effort went into integrating Clutter as a core UI library for Moblin, which
prior to April 2009, was an Intel-owned effort. The toolkit is also
growing in popularity on desktop Linux systems, where it is used by GNOME
games, the Mutter window manager, and the GNOME Shell project set to be
featured prominently in GNOME 3.0.
Although Clutter is written in C, bindings are available for a wide variety
In addition, applications can embed traditional GTK+ elements, GStreamer video content and Cairo 2-D canvases as Clutter actors.
Clutter is developed primarily for usage under X with the GLX extension,
but can also use Simple DirectMedia Layer (SDL) or the Linux frame buffer
if necessary. Ports to Windows and Mac OS X are also available. Using ClutterScript,
Clutter applications can store and load full or partial scene graphs in
Changes in 1.0
The Clutter API has undergone several important changes since the last
stable series, 0.8, but the development team has declared the 1.0 API
frozen for all subsequent 1.x releases. Apart from stabilizing the API,
Clutter 1.0 includes a new animation framework, unified handling of all
text widgets with Pango, performance
improvements based on better tracking which actors in the scene graph will
be painted, debugging facilities for application developers, and
improvements to the Clutter OpenGL abstraction library COGL. The Clutter
and COGL documentation
also underwent extensive revision, including a migration guide for
developers needing to port their code from Clutter 0.8 to Clutter 1.0.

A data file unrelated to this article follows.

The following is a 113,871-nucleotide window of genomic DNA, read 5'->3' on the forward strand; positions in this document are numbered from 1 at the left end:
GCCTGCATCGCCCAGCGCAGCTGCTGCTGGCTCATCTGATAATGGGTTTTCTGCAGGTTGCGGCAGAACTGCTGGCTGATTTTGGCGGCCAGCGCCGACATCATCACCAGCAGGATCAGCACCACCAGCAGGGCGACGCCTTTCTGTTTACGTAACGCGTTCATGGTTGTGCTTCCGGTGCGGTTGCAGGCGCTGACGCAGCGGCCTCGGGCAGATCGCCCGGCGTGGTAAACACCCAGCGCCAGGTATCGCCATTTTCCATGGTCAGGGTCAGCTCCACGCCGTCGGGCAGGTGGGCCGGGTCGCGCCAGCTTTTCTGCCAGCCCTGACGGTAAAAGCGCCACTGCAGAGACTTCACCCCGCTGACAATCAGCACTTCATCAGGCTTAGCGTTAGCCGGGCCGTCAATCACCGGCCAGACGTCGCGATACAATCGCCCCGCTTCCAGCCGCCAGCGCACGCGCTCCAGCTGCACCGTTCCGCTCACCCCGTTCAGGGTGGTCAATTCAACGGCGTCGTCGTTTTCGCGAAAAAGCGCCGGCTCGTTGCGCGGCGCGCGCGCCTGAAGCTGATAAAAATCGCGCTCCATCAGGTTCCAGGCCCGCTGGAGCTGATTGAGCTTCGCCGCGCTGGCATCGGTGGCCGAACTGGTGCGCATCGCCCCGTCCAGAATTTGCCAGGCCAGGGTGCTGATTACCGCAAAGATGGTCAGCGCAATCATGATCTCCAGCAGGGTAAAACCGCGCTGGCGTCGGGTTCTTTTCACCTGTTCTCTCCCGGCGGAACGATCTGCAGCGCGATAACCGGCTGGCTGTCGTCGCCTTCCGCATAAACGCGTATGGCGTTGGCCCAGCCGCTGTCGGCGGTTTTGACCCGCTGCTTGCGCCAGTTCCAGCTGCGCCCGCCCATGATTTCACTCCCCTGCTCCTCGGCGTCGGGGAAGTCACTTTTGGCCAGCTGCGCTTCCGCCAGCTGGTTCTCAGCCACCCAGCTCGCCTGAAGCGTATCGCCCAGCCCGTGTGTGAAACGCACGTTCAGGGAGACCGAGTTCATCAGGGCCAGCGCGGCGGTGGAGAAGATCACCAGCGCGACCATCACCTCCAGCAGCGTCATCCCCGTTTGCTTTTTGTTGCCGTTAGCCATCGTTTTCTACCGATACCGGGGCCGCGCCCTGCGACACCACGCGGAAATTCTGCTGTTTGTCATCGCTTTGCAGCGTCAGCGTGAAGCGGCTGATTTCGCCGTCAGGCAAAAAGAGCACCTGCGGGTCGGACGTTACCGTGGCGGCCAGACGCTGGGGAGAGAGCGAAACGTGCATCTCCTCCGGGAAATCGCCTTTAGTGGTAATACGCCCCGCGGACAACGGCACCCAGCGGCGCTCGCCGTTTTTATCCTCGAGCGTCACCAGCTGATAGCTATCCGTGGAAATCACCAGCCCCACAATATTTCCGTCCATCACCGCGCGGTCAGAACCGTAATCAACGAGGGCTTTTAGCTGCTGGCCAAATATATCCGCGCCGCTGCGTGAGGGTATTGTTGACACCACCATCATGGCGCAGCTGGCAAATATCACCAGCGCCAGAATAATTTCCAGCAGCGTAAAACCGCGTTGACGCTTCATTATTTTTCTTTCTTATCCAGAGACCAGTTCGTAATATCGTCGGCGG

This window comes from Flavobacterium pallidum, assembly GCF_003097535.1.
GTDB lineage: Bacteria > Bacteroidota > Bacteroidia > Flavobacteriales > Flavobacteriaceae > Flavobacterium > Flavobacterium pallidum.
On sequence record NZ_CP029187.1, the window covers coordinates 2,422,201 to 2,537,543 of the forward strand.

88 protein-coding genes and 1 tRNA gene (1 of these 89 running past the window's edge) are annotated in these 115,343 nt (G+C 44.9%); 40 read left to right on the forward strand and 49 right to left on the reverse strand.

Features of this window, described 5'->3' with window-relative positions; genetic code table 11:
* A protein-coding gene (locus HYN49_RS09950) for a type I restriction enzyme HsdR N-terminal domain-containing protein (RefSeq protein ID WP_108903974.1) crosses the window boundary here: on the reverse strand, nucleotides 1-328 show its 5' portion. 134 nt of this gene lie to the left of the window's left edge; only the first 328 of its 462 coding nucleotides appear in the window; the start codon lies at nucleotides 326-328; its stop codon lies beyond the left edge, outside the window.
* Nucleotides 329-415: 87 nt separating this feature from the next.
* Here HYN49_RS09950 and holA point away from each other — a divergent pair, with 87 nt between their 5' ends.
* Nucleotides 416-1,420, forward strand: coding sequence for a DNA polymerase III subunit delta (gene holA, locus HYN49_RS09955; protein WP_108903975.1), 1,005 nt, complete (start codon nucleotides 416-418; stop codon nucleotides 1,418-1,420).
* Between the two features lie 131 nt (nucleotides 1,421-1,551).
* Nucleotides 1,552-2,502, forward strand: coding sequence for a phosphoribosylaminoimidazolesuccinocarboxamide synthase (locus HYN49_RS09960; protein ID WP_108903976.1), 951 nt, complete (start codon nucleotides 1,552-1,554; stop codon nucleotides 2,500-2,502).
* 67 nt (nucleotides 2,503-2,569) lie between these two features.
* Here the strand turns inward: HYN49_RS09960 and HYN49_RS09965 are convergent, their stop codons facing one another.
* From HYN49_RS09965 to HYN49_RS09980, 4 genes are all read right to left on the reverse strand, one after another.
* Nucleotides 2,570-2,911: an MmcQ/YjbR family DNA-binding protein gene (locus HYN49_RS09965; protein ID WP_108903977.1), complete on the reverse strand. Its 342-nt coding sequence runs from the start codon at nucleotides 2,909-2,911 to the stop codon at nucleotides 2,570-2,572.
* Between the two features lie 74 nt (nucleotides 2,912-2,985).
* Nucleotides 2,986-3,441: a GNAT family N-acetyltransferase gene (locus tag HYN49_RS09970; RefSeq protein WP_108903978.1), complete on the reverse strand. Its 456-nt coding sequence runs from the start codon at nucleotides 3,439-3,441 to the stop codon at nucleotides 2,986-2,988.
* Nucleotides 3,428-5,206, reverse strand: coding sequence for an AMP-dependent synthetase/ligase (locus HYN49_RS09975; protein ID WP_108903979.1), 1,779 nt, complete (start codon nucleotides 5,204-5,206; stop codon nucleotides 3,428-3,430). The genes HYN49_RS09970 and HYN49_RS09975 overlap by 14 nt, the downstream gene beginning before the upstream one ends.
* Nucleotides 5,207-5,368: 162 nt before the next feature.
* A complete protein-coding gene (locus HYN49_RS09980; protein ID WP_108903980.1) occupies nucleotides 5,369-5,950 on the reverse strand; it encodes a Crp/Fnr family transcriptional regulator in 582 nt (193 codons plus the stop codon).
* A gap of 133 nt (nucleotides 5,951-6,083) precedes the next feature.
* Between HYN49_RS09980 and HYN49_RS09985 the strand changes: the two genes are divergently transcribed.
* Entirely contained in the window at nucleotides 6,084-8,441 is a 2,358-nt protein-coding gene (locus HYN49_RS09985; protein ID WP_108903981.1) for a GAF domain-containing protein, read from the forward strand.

The Animation API has received the most attention of the changes in 1.0,
being the subject of several conference talks this summer. In prior
versions of Clutter, animation of actors was handled through two separate
features: Behaviors and Effects. Behaviors were to be used when both the
starting and ending states of the actor were known (such as moving from one
predetermined position to another), and Effects could be used at any time,
regardless of the state of the actor. The Effects API proved to be kludgy
and difficult for application developers to use, as well as difficult for
the Clutter developers to extend, so it has been dropped in favor of the
The new API is both simpler and shares base classes, such as Timeline,
with the Behaviors API, which should simplify its adoption. Whereas in
Effects each transformation was a separate function (e.g., rotate, fade,
translate), Animation requires only specifying the desired final state of
the actor with a single function call; the animation itself is performed
implicitly, with all of the intermediate steps interpolated. This
animation. The Clutter
1.0 migration guide provides some side-by-side example code
demonstrating the difference between using Effects and Animation.
COGL is also significant; it began as a purely internal layer for
Clutter to abstract away the differences between OpenGL, OpenGL ES 1.1, and
OpenGL ES 2.0, but it has since evolved into a library useful for other
OpenGL-based projects. COGL attempts to make OpenGL usage as fast as
possible by maintaining its own internal store of the scene rather than
sending every update to the GPU separately, caching as much as possible,
and minimizing the number of validations and state changes.
1.x, 2.0, and more
The Clutter team has expressed its desire to further develop COGL into a
more flexible GPU-programming library, providing a modern, object-oriented
API for OpenGL programming. As for Clutter itself, the plan is to adopt a
six-month release cycle, as used by other projects in the GNOME ecosystem.
There will be further 1.x stable releases to improve performance and
efficiency, but the guarantee is that no changes made during the 1.x cycle
will break API compatibility.
GNOME will reportedly ship Clutter with its 2.28 release in September,
but Clutter-based tools like GNOME Shell are not scheduled to arrive until